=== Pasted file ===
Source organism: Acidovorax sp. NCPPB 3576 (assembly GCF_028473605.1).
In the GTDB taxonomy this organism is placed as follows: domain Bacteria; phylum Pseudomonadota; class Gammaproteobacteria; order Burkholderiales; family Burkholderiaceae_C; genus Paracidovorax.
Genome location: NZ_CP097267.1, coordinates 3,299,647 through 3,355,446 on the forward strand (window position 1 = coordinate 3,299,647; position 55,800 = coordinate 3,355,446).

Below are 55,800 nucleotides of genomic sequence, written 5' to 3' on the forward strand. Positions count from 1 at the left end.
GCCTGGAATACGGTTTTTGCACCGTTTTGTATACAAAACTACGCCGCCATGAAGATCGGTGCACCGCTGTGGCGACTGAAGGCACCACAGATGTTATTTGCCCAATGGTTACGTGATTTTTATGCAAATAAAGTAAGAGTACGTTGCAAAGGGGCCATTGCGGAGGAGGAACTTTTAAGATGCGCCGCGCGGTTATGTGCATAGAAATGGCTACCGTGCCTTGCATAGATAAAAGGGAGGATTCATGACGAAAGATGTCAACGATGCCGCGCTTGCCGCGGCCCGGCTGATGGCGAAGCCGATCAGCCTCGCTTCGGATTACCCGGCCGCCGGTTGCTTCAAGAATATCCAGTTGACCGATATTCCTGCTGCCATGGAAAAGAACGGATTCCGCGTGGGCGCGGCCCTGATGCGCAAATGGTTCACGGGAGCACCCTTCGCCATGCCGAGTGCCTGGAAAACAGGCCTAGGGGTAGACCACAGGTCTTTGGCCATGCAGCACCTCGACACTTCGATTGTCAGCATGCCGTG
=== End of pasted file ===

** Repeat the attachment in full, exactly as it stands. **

Source organism: Acidovorax sp. NCPPB 3576 (assembly GCF_028473605.1).
In the GTDB taxonomy this organism is placed as follows: domain Bacteria; phylum Pseudomonadota; class Gammaproteobacteria; order Burkholderiales; family Burkholderiaceae_C; genus Paracidovorax.
Genome location: NZ_CP097267.1, coordinates 3,299,647 through 3,355,446 on the forward strand (window position 1 = coordinate 3,299,647; position 55,800 = coordinate 3,355,446).

Below are 55,800 nucleotides of genomic sequence, written 5' to 3' on the forward strand. Positions count from 1 at the left end.
GCCTGGAATACGGTTTTTGCACCGTTTTGTATACAAAACTACGCCGCCATGAAGATCGGTGCACCGCTGTGGCGACTGAAGGCACCACAGATGTTATTTGCCCAATGGTTACGTGATTTTTATGCAAATAAAGTAAGAGTACGTTGCAAAGGGGCCATTGCGGAGGAGGAACTTTTAAGATGCGCCGCGCGGTTATGTGCATAGAAATGGCTACCGTGCCTTGCATAGATAAAAGGGAGGATTCATGACGAAAGATGTCAACGATGCCGCGCTTGCCGCGGCCCGGCTGATGGCGAAGCCGATCAGCCTCGCTTCGGATTACCCGGCCGCCGGTTGCTTCAAGAATATCCAGTTGACCGATATTCCTGCTGCCATGGAAAAGAACGGATTCCGCGTGGGCGCGGCCCTGATGCGCAAATGGTTCACGGGAGCACCCTTCGCCATGCCGAGTGCCTGGAAAACAGGCCTAGGGGTAGACCACAGGTCTTTGGCCATGCAGCACCTCGACACTTCGATTGTCAGCATGCCGTG